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Diss Factsheets

Administrative data

distribution modelling
Type of information:
other: publication
Adequacy of study:
supporting study
Study period:
3 (not reliable)
Rationale for reliability incl. deficiencies:
significant methodological deficiencies

Data source

Reference Type:

Materials and methods

water - sediment

Test material

Constituent 1
Chemical structure
Reference substance name:
EC Number:
EC Name:
Cas Number:
Molecular formula:
Specific details on test material used for the study:
Study area
The Rybnik dam reservoir was built in 1972 for the needs of the Rybnik power plant S.A. as a result of dividing the valley of the Ruda River (Odra River tributary) with an earth dam. This reservoir is part of a technological system as the source of water used in the power plant for cooling power facilities.
The areas of the watershed that feed the reservoir as well as riparian areas have very varied management: industrial areas (plants and slag heaps), urban and rural development, forest complexes (coniferous and deciduous). The reservoir is located in one of the most industrialized areas in Poland (the Upper Silesian District), which affects the contamination of the reservoir. The Upper Silesian District is a region with an enormous concentration of industry, mainly hard coal mining and the electric power industry, hence strong attention is directed to the studies of Upper Silesian area surface water contamination.

Sample collection
The samples were collected using an Ekman sampler from three set locations. The top layer of the sediment was collected from 0-15 cm. Pore water for testing was isolated from the whole sediment by centrifugation (3000 rpm, 30 min.), filtered on a 0.45 lm filter, and placed in 50 cm3 polypropylene conical test tubes. The pore water samples were stored in the dark at 4°C until they were used in the toxicity test. All the sediment samples after the decantation of overlying water and isolation of pore water were refrigerated until analyzed.

Study design

Test substance input data:
Chemical analyses
The sediments were analyzed for parameters such as granulometric composition, pH, conductivity, organic matter, total heavy metal concentration. The pH was measured, organic matter concentration was determined by loss-on-ignition for 8 h at 450°C. Total element concentration in the sediments was assessed after hot digestion in a mixture of HNO3 and HClO3 (3:2 v/v) acids. Heavy metal concentrations were analyzed using ICP-AES method . The speciation analysis of metals was performed using the three-step method of sequential fractionation by means of the modified BCR technique:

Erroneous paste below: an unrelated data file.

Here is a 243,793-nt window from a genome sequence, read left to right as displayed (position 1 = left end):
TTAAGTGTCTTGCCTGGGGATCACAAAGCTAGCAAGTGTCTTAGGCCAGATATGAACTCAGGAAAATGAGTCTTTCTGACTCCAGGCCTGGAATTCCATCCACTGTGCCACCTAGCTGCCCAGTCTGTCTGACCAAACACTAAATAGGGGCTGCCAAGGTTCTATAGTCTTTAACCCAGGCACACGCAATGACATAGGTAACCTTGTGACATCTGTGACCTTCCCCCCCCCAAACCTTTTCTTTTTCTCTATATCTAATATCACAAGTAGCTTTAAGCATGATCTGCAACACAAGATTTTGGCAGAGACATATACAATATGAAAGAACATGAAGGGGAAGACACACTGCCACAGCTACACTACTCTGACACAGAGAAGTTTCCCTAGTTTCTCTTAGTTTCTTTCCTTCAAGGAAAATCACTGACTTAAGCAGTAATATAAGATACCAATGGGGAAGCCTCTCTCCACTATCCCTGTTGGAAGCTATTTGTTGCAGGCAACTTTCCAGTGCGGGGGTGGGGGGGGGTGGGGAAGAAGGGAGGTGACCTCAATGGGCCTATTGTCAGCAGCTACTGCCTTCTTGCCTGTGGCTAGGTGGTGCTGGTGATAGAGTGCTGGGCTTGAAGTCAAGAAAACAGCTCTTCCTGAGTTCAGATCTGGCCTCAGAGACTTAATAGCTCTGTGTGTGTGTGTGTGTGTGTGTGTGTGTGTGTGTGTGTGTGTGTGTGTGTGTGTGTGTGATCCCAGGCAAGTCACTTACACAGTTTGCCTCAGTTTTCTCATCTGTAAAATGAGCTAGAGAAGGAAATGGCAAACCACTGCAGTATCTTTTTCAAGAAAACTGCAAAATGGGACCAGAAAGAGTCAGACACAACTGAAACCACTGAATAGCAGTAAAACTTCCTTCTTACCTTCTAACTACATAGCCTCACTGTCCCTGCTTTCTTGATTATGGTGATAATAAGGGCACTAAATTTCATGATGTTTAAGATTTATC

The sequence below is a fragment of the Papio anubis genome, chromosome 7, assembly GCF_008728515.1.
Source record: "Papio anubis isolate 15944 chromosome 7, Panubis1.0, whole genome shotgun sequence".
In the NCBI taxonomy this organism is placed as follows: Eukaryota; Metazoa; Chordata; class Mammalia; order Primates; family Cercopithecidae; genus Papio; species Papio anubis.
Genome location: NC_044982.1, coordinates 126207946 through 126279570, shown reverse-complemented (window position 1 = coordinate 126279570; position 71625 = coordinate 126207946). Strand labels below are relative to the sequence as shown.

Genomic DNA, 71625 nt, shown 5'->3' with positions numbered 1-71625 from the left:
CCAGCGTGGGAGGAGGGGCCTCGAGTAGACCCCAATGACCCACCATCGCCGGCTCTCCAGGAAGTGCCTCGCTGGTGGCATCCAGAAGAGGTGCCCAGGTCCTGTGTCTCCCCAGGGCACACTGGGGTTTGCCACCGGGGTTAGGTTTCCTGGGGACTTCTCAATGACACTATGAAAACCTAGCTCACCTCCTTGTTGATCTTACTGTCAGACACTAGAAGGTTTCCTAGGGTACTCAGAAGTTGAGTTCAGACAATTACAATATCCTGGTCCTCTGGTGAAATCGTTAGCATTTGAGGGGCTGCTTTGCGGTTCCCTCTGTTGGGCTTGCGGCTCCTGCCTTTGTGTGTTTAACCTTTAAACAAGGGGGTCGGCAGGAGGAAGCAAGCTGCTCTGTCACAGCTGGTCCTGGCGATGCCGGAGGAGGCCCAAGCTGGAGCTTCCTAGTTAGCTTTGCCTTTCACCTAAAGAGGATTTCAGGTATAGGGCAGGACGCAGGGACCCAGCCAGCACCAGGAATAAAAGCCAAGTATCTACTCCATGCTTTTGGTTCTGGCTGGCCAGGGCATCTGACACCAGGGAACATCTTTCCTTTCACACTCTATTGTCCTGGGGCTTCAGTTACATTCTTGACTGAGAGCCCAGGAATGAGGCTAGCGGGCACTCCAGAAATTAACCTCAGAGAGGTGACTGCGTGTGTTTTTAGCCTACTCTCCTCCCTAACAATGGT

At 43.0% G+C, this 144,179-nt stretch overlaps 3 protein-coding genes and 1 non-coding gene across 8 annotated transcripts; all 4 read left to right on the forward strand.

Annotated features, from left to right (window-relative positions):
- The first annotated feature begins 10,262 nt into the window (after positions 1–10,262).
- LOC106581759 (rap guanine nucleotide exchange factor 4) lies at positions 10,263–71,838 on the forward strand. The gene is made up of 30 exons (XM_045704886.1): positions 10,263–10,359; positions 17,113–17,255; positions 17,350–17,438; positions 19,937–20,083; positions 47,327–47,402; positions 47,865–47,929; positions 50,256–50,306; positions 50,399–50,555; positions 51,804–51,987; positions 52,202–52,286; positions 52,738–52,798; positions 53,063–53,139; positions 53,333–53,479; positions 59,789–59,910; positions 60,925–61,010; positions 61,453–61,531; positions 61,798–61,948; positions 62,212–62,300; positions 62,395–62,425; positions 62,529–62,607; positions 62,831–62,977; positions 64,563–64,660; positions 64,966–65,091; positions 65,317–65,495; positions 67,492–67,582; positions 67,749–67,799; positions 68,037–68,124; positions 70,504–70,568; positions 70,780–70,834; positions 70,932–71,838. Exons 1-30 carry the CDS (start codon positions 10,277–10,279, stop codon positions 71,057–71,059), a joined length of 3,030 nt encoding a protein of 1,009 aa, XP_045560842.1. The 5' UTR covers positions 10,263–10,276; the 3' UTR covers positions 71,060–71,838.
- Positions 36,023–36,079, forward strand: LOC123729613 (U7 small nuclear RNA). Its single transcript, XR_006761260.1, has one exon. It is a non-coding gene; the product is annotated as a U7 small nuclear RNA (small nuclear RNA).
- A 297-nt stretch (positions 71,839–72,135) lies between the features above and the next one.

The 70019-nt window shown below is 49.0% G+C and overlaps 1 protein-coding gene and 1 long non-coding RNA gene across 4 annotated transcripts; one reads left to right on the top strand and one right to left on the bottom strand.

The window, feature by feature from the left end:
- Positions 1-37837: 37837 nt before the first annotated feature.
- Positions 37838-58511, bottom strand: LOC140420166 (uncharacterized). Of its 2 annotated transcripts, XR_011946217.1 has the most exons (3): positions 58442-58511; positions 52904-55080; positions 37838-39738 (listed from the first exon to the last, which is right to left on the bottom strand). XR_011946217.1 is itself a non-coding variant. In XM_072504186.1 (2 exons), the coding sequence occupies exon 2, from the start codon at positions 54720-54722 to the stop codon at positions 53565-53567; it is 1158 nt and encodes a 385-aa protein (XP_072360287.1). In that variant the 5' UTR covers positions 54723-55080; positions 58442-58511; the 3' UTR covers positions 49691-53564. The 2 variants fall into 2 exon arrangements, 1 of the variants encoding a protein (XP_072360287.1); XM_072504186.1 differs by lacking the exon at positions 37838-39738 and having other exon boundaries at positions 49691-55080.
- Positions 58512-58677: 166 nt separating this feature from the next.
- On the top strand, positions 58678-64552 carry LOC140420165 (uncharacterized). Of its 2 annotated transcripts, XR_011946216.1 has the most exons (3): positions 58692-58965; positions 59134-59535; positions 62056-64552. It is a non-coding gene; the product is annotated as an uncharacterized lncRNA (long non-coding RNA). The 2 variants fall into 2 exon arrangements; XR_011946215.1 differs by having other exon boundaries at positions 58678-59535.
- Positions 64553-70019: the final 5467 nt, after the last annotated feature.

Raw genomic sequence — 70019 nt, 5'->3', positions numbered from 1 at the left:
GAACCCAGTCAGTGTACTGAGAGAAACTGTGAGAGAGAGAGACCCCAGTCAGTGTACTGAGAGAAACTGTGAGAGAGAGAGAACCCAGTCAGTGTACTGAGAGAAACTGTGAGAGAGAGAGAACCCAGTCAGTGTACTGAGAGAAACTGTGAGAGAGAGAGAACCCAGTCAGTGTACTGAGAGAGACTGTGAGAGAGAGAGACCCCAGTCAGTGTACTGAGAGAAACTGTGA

- fraction I—exchangeable and acid-soluble fraction, extractable with CH3COOH, pH 2;
- fraction II—forms associated with free Fe and Mn oxides, extractable with NH2OHHCl, pH 1.5;
- fraction III—forms bound to organic matter, extractable with hot H2O2, and the mineralization products re-extracted with CH3COONH4 at pH 2
- The residue (fraction IV) from step 3 was hot digested in a mixture of HNO3 and HClO3 acids (3:2) v/v. After each 1280 A. Baran, M. Tarnawki 123 step the extracts were separated from the solid residue by centrifugation at 3000 rpm for 20 min, & the supernatant liquids were decanted
The residues were washed by adding distilled water, shaken for 15 min on an end-over-end shaker, and centrifuged for 20 min at 3000 rpm.
Metal concentrations in the obtained solutions were assessed using ICP-AES method. Accuracy of the performed analyses was tested using reference material. The sediment and all pore water samples were analyzed in three replicates for which the relative standard deviations (%RSDs) were less than 10 % for all metals. The analytical results of the quality control samples showed good agreement with the certified values. The recovery of metal reached by sequential extraction technique was assessed by comparing the sum of the metal extracted in four steps (P fractions I–IV) with total metal concentration, using a mixture of HNO3 and HClO3 (3:2 v/v) acids for each sample. The results showed that the percentage of recovery ranged from 75 to 97 % for Cr. The results were verified statistically using the Statistica 10 software package.

Environmental properties:
Evaluation of the environmental significance of metals in sediments
To assess metal concentrations in sediment, 2 guidelines were applied in these studies. The assessment of bottom sediment contamination with heavy metals was based on threshold effect concentration (TEC) & probable effect concentration (PEC) methods. These indices establish values which are to be considered as a threshold value of TEC as well as a probable value of PEC. The sediment samples were predicted to be non-toxic if the measured concentrations of a chemical substance were lower than the corresponding TEC. Similarly, the samples were predicted to be toxic if the corresponding PECs were exceeded in the field-collected sediments. Samples with contaminant concentrations between the TEC and PEC were predicted to be neither toxic nor non-toxic. The other guideline was risk assessment code (RAC) classification based on the percentage of metal in the exchangeable and acid-soluble fraction (fraction I).